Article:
The end of the beginning of the beginning of the end


by Jeff Fecke | April 1, 2009 • The Franken/Coleman recount is still not over, and let’s face it, it might not be over for some time. But it’s closer to over now that the three-judge panel hearing the case has limited Coleman’s universe of ballots to 400 — a number that is, quite simply, way too small to work for him.

Jeff Fecke is a freelance writer who lives in Eagan, Minnesota.In addition to his own blog, Blog of the Moderate Left, he also contributes to Alas, a Blog, Minnesota Campaign Report, and AlterNet. Fecke has appeared as a guest on the “Today” show, the Alan Colmes radio show, and the Mark Heaney Show. Fecke is divorced, and the father of one really terrific daughter. His debut novel, The Valkyrie’s Tale, is now available.

The ruling sets the stage for the promised appeal to the Minnesota Supreme Court, and that’s where things will, I think, finally get resolved. Yes, yes, John Cornyn has threatened to drag this out for “years” by getting this shunted into the Federal courts, and I have no doubt that the Coleman camp will try it. But the Minnesota Supreme Court tipped its hand earlier, and indicated that they will require the issuance of an election certificate once they’ve handled the case.

Coleman’s best bet at that point is to ask for a stay of that certificate from the Federal courts. But such a stay might not happen. To get a stay, Coleman needs a substantial likelihood of winning and to prove he’s being irreparably harmed by the stay not going through. Coleman has a weak case, according to pretty much every impartial observer. More important, though, Coleman is not irreparably harmed by Franken being seated. Presumably, if the U.S. Supreme Court vacates the election, Franken will be kicked out of the Senate, and a new election will be held, but under no circumstances will Coleman be seated between now and a hypothetical, unlikely new election.

Given that, Coleman’s situation now (not a Senator) is materially unaffected by the issuance of a certificate. Franken, however, does suffer irreparable harm from the issuance of a stay — something that the court also will have to take into account.

If a certificate is issued, and Franken is seated, all of this will come to an end. At this point, given the extremely weak hand Coleman has, the appeals are basically a cheap way for the NRSC to keep a Democrat out of office. But once a certificate is issued, and Franken is seated, appeals will hold no real value. Coleman’s funding will dry up, and the long, winding road will end.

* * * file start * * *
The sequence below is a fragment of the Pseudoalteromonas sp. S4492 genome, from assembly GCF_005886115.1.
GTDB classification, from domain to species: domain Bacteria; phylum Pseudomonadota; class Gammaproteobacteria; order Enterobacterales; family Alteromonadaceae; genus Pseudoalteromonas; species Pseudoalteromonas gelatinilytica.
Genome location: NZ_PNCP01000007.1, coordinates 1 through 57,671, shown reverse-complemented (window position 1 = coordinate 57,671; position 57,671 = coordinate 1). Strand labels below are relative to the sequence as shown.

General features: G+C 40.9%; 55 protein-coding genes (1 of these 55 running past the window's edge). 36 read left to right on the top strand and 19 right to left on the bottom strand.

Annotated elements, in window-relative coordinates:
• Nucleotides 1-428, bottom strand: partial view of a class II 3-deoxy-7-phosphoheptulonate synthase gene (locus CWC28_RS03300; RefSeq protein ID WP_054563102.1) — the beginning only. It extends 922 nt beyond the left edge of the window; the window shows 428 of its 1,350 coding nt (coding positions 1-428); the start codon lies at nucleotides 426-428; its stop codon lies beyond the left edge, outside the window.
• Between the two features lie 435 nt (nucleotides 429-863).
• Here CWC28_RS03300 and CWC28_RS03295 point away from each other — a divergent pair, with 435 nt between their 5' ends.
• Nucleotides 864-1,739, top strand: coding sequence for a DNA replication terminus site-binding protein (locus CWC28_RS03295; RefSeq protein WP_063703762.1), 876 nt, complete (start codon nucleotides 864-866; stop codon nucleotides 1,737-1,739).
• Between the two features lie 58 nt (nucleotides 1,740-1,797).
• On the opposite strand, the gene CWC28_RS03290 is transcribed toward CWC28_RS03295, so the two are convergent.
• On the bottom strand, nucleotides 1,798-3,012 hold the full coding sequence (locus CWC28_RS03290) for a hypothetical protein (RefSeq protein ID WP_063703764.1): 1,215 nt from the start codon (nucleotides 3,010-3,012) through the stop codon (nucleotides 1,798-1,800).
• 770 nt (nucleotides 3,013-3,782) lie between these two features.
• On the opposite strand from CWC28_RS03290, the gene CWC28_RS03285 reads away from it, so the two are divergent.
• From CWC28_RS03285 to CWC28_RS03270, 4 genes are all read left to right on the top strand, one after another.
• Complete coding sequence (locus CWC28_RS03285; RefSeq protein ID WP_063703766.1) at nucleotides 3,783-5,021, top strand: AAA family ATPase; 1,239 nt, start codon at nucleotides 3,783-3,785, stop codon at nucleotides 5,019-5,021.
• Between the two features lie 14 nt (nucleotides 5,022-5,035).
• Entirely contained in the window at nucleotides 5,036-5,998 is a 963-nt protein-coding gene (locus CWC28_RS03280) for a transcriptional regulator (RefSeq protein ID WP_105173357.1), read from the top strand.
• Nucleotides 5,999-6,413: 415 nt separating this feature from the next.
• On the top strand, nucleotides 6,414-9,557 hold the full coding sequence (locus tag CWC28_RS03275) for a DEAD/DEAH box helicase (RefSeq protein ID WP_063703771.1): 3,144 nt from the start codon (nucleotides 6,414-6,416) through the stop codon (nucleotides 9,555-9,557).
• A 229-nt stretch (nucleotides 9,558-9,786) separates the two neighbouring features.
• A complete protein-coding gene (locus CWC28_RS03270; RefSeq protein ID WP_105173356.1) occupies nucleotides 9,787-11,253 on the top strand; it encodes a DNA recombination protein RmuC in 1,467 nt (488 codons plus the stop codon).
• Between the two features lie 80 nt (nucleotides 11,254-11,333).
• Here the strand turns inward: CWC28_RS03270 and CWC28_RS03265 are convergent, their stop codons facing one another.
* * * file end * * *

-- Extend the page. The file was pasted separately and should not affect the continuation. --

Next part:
More to the point, I think most Minnesotans — myself included — have been willing to allow Coleman to see the process through state courts. I don’t agree with his decision to contest the election (especially with such weak evidence), but it’s his right to do so. Once we get to the Minnesota Supreme Court, though, I think that patience will run out. For Coleman to essentially argue that Minnesota is a corrupt, incompetent state whose courts don’t know enough to give him the election — that will pretty much destroy Coleman’s image with a majority of Minnesotans. After all, if there’s one thing that animates Minnesotans, its our pervasive sense of inadequacy; we like our politicians to praise the state up one side and down the other. If Coleman essentailly slimes the state, he will be ending his political career. (Gov. Timmy is also in jeopardy should he try to foot-drag on signing an election certificate; if the Minnesota Supremes give him a directive to sign, he fails to do so at his peril.)

At any rate, it’s not over yet, and there are probably a few more twists and turns in this road. But at this point, it’s all but certain that at some point, Al Franken will be seated as a Senator from Minnesota. The only question is when.